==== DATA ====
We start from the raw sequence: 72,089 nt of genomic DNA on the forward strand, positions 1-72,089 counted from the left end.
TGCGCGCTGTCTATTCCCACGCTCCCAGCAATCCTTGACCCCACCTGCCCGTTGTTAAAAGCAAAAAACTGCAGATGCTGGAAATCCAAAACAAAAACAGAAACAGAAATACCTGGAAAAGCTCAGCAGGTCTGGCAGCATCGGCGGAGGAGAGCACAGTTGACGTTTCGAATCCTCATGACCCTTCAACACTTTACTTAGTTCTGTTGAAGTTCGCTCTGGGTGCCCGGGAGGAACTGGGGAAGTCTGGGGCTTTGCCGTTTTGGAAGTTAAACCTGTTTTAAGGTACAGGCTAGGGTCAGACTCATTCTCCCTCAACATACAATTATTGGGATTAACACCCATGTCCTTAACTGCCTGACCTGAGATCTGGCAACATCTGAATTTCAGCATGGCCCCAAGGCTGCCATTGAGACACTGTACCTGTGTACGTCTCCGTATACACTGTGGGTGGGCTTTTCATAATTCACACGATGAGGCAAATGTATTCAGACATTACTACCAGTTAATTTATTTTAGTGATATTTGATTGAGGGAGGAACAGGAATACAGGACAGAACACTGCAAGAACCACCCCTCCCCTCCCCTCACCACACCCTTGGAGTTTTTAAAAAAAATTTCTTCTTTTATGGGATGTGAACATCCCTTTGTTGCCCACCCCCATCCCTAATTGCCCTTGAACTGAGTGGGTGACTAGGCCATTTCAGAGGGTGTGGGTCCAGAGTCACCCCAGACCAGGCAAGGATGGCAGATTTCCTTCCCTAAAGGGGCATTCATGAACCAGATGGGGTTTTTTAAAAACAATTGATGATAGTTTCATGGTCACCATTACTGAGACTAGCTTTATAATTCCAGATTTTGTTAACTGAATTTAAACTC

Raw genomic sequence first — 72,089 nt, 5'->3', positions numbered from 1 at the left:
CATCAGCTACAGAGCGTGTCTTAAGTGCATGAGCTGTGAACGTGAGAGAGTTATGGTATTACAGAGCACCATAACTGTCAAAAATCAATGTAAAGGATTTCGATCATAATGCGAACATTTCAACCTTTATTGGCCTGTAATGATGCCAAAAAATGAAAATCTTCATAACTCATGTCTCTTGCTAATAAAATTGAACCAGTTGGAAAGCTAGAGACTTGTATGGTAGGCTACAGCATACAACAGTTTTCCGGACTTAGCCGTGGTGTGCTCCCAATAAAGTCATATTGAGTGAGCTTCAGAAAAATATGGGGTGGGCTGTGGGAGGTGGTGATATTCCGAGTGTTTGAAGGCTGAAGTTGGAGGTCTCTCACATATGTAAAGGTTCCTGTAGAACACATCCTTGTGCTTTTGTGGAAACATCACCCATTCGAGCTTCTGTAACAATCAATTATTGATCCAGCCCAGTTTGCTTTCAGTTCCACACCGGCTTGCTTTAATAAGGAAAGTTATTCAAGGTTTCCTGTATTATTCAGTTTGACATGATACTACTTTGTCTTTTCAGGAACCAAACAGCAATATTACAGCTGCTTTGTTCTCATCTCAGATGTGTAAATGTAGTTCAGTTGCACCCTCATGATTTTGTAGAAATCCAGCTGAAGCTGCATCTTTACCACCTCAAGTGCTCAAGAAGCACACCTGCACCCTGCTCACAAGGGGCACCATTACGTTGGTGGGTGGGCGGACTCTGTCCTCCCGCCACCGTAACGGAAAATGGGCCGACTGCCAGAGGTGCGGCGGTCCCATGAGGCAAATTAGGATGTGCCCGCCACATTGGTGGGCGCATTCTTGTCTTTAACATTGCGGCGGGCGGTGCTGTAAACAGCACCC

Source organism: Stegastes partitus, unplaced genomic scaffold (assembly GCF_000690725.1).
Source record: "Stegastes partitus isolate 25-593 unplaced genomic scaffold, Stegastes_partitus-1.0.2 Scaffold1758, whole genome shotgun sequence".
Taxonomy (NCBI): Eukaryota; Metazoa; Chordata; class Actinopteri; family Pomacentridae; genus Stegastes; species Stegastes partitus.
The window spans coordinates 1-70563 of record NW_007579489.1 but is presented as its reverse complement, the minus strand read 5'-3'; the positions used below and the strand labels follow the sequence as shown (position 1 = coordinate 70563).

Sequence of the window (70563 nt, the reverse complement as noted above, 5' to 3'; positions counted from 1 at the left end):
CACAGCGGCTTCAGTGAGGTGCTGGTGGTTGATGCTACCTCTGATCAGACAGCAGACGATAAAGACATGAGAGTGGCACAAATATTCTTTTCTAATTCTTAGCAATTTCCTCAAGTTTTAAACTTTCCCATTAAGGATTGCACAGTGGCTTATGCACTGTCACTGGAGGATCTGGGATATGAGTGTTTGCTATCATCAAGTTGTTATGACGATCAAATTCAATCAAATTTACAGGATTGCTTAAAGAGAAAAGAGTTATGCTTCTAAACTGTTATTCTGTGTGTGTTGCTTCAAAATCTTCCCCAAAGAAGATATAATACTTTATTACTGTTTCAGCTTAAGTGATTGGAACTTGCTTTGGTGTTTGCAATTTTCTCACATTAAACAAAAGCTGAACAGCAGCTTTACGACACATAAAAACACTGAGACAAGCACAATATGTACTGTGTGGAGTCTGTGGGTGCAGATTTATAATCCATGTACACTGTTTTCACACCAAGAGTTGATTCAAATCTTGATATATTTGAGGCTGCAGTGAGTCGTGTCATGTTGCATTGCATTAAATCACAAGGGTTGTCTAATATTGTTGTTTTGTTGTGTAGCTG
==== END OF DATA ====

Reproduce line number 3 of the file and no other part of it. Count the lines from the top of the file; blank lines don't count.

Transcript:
Raw genomic sequence first — 72,089 nt, 5'->3', positions numbered from 1 at the left: